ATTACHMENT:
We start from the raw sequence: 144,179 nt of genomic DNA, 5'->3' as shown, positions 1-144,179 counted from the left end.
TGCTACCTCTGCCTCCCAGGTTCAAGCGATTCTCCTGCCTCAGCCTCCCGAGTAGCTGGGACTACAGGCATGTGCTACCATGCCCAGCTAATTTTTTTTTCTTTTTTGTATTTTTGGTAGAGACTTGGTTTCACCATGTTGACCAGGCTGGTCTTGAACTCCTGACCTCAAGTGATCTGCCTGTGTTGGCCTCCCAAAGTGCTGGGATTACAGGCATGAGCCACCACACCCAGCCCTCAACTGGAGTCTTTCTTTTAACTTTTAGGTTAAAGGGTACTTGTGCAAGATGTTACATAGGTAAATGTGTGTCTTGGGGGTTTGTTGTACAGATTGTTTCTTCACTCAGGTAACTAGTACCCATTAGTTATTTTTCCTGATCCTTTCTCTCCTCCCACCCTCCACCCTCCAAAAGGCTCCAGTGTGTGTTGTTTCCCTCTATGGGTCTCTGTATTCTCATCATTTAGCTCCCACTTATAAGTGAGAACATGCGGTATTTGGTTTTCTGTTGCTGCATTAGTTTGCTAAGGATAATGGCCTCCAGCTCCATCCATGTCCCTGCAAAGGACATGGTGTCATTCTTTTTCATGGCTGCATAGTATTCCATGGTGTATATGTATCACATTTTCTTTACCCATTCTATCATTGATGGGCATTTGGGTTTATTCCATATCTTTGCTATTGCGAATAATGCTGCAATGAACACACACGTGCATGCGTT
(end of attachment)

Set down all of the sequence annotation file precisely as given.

We start from the raw sequence: 144,179 nt of genomic DNA, 5'->3' as shown, positions 1-144,179 counted from the left end.
TGCTACCTCTGCCTCCCAGGTTCAAGCGATTCTCCTGCCTCAGCCTCCCGAGTAGCTGGGACTACAGGCATGTGCTACCATGCCCAGCTAATTTTTTTTTCTTTTTTGTATTTTTGGTAGAGACTTGGTTTCACCATGTTGACCAGGCTGGTCTTGAACTCCTGACCTCAAGTGATCTGCCTGTGTTGGCCTCCCAAAGTGCTGGGATTACAGGCATGAGCCACCACACCCAGCCCTCAACTGGAGTCTTTCTTTTAACTTTTAGGTTAAAGGGTACTTGTGCAAGATGTTACATAGGTAAATGTGTGTCTTGGGGGTTTGTTGTACAGATTGTTTCTTCACTCAGGTAACTAGTACCCATTAGTTATTTTTCCTGATCCTTTCTCTCCTCCCACCCTCCACCCTCCAAAAGGCTCCAGTGTGTGTTGTTTCCCTCTATGGGTCTCTGTATTCTCATCATTTAGCTCCCACTTATAAGTGAGAACATGCGGTATTTGGTTTTCTGTTGCTGCATTAGTTTGCTAAGGATAATGGCCTCCAGCTCCATCCATGTCCCTGCAAAGGACATGGTGTCATTCTTTTTCATGGCTGCATAGTATTCCATGGTGTATATGTATCACATTTTCTTTACCCATTCTATCATTGATGGGCATTTGGGTTTATTCCATATCTTTGCTATTGCGAATAATGCTGCAATGAACACACACGTGCATGCGTT